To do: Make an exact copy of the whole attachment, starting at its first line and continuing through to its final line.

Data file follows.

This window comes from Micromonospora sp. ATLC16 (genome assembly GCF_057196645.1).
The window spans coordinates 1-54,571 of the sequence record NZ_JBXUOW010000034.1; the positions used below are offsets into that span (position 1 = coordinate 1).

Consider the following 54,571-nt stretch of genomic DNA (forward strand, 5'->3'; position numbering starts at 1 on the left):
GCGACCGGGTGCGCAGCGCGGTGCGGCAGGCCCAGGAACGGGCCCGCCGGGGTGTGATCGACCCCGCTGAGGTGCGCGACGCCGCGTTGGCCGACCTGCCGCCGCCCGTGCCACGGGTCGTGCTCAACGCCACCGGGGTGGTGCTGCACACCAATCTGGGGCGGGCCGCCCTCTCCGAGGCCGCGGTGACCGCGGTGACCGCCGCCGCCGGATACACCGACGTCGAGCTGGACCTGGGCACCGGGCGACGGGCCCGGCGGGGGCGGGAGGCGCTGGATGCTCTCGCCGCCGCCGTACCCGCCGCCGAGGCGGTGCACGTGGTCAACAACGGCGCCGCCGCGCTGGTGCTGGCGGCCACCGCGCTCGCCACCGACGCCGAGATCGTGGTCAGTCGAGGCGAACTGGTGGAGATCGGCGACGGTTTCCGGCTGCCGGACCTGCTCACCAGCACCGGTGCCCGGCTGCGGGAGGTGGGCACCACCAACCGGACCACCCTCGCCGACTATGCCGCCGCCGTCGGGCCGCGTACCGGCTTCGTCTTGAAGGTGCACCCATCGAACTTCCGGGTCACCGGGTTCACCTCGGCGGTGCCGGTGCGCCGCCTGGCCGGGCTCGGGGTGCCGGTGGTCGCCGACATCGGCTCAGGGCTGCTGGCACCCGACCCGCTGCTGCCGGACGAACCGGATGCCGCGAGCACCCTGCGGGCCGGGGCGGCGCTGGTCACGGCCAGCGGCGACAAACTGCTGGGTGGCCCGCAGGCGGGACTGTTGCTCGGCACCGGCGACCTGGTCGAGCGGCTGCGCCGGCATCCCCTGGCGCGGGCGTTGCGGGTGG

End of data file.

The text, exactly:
This window comes from Micromonospora sp. ATLC16 (genome assembly GCF_057196645.1).
The window spans coordinates 1-54,571 of the sequence record NZ_JBXUOW010000034.1; the positions used below are offsets into that span (position 1 = coordinate 1).

Consider the following 54,571-nt stretch of genomic DNA (forward strand, 5'->3'; position numbering starts at 1 on the left):
GCGACCGGGTGCGCAGCGCGGTGCGGCAGGCCCAGGAACGGGCCCGCCGGGGTGTGATCGACCCCGCTGAGGTGCGCGACGCCGCGTTGGCCGACCTGCCGCCGCCCGTGCCACGGGTCGTGCTCAACGCCACCGGGGTGGTGCTGCACACCAATCTGGGGCGGGCCGCCCTCTCCGAGGCCGCGGTGACCGCGGTGACCGCCGCCGCCGGATACACCGACGTCGAGCTGGACCTGGGCACCGGGCGACGGGCCCGGCGGGGGCGGGAGGCGCTGGATGCTCTCGCCGCCGCCGTACCCGCCGCCGAGGCGGTGCACGTGGTCAACAACGGCGCCGCCGCGCTGGTGCTGGCGGCCACCGCGCTCGCCACCGACGCCGAGATCGTGGTCAGTCGAGGCGAACTGGTGGAGATCGGCGACGGTTTCCGGCTGCCGGACCTGCTCACCAGCACCGGTGCCCGGCTGCGGGAGGTGGGCACCACCAACCGGACCACCCTCGCCGACTATGCCGCCGCCGTCGGGCCGCGTACCGGCTTCGTCTTGAAGGTGCACCCATCGAACTTCCGGGTCACCGGGTTCACCTCGGCGGTGCCGGTGCGCCGCCTGGCCGGGCTCGGGGTGCCGGTGGTCGCCGACATCGGCTCAGGGCTGCTGGCACCCGACCCGCTGCTGCCGGACGAACCGGATGCCGCGAGCACCCTGCGGGCCGGGGCGGCGCTGGTCACGGCCAGCGGCGACAAACTGCTGGGTGGCCCGCAGGCGGGACTGTTGCTCGGCACCGGCGACCTGGTCGAGCGGCTGCGCCGGCATCCCCTGGCGCGGGCGTTGCGGGTGG